Despite this progress, women are still more likely than men to be unbanked. About 740 million women, representing more than half of all unbanked adults globally, do not have an account. Disparity in mobile phone ownership is likely contributing to this gap. In South Asia, women are 22 percentage points less likely than men to have a mobile phone, and in sub-Saharan Africa the gap is 11 percentage points.

3. Financial resilience and literacy is lacking

What the 2021 Findex says about financial resilience is troubling. And amid the persistent volatility in the wake of the pandemic, the ability to weather economic shocks is vital to the survival of families and small businesses. But only half of adults in the developing world say they can access emergency funds in 30 days, and two-thirds of adults are ‘very worried’ about this. Women are also less likely than men to say they can raise emergency funds in 30 days.

The data on digital and financial literacy is also concerning. In developing economies, two-thirds of unbanked adults said they could not use a financial account without some help. In some economies, that share is even larger. Unbanked women in developing economies are 10 percentage points more likely than unbanked men to say they would need help using an account at a financial institution. Women are also 7 percentage points more likely than men to need help using a mobile money account.

Three strategies for progress in the next decade

The 2021 Findex shows our progress in building a more financially inclusive world, as well as the most pressing problems facing our work ahead. With these insights in mind, here are our priorities to continue making progress for the underserved over the next few years:

1. Continue leveraging digital innovation to expand access

While we’ve made encouraging progress in expanding the reach of financial services, we can’t overlook the 1.8 billion people who are still left out of or poorly served by the financial system today. And the next billion will be harder to reach than the last. These populations are among the most vulnerable people in the world, living in hard-to-reach locations, and lacking vital public and digital infrastructure.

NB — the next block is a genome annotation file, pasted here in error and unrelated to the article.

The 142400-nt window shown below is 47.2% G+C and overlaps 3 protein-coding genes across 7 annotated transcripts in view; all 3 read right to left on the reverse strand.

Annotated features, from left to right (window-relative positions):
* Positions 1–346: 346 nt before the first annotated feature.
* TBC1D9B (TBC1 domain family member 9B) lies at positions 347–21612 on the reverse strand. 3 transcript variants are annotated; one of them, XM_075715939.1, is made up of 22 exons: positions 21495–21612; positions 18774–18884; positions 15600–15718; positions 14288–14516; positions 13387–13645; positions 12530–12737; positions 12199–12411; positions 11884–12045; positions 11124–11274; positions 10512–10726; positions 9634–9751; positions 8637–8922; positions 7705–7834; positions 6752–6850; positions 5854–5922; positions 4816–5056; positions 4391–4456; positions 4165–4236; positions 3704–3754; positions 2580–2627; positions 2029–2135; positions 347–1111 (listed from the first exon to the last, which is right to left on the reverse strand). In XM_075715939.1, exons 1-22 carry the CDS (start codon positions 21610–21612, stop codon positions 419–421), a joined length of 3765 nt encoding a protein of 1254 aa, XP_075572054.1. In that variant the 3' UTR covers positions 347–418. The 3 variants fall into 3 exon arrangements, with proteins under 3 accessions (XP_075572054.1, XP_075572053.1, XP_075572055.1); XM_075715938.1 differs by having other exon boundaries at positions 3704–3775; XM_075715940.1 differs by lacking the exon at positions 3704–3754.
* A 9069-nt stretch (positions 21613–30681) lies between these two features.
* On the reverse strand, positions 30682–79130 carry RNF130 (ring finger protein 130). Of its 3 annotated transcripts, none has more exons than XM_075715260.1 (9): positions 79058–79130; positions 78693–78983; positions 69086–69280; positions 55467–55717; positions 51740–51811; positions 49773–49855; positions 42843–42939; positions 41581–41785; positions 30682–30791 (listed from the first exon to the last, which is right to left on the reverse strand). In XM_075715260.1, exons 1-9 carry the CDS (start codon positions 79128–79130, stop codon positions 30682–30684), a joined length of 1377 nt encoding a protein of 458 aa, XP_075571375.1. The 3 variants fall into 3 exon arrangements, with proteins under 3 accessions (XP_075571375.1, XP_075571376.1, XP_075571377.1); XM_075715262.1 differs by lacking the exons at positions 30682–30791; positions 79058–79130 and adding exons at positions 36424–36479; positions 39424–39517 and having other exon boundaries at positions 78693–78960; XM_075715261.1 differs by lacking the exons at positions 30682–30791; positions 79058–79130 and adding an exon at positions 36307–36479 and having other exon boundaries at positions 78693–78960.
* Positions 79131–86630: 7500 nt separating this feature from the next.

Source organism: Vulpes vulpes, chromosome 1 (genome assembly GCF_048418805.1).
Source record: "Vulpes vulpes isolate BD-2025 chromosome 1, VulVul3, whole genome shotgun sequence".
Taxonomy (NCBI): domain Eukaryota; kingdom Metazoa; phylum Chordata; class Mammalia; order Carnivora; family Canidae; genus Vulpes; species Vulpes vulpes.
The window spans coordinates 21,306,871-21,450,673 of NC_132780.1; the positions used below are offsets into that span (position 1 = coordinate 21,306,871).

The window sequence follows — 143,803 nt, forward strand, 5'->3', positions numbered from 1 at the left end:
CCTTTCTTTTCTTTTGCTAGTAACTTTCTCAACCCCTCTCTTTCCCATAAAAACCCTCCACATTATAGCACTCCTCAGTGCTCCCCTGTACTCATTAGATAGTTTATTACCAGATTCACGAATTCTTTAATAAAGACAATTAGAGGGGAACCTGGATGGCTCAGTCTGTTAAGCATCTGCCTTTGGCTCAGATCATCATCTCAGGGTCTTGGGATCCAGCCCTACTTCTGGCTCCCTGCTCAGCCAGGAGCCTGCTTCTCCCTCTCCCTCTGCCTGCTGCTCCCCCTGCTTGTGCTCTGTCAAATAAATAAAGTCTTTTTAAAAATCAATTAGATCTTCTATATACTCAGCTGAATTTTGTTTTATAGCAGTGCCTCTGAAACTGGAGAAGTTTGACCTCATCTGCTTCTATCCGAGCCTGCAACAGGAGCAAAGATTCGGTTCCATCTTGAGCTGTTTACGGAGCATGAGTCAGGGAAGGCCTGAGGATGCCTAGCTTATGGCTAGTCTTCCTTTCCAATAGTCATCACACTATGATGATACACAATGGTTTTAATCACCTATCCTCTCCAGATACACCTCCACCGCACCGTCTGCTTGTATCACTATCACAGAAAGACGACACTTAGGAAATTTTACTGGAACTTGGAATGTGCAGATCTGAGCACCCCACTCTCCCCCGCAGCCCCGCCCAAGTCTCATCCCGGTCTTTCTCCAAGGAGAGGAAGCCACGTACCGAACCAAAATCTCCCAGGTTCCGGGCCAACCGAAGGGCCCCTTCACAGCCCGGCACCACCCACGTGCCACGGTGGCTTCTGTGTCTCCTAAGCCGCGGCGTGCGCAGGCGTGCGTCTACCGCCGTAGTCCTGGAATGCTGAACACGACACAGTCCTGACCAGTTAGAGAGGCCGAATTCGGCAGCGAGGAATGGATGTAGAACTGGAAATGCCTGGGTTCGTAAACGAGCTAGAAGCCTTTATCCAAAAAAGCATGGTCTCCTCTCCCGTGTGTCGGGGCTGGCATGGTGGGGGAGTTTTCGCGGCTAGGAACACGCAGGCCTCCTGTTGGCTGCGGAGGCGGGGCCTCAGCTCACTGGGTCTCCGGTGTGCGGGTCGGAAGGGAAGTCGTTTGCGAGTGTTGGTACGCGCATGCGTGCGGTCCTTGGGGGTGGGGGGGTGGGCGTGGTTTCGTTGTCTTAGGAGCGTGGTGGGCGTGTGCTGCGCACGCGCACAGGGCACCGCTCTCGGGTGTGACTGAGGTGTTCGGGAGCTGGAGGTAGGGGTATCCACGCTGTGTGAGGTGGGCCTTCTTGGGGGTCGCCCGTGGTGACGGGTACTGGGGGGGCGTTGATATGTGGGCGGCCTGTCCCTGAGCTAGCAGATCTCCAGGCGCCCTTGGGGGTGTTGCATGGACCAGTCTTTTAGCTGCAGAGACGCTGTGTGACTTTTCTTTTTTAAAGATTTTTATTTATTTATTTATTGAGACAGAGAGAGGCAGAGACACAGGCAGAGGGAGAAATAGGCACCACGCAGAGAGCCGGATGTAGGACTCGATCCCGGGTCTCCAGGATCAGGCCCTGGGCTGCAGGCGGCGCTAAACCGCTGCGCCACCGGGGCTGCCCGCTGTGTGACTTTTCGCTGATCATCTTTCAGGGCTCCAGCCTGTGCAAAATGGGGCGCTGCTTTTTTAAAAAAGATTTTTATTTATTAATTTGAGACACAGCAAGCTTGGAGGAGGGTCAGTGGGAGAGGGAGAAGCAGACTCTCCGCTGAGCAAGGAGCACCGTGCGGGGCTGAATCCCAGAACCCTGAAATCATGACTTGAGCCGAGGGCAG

Many key decision makers — including governments, telecommunications providers, and financial services providers — need to work together and make investments to expand essential services, including trusted identification systems, mobile phones, digital infrastructure, and basic financial tools. These investments will help drive further digital transformation and innovation.

2. Create products that build financial health and resilience

According to the 2021 Findex, women account owners in developing economies are 5 percentage points more likely to have an inactive account. Furthermore, hundreds of millions of people don’t have the resources necessary to survive an economic shock. The financial system is failing to meet the needs of these populations. We need to create products that are specifically geared to improve clients’ financial health, which is a win-win for both providers and clients. We also need to leverage innovative product designs and gamification to encourage clients to save money, build credit, and strengthen their resilience. These efforts can be a game changer for women seeking to grow businesses, provide for their families, and take control of their financial futures.

3. Build critical financial and digital skills among vulnerable populations

Access to digital and financial tools is practically worthless if you don’t have the skills and knowledge to use these tools. Putting clients at the center of product design, leveraging edtech, and ensuring these efforts include women can help more people gain the skills and capabilities they need to grow and thrive. Especially when working with vulnerable clients, the most successful applications of digital technology rely on human touch at various stages of the customer journey to build trust, establish relationships, and engage customers. We need to apply a thoughtful tech-touch balance to support and empower vulnerable clients.

The 2021 Findex gives us a vitally important view of how far we’ve come to build a financially inclusive world — and how we can best move forward. In the next few years, I believe we can work together to build a truly inclusive economy that works for everyone, especially the vulnerable and marginalized groups facing the most urgent challenges today.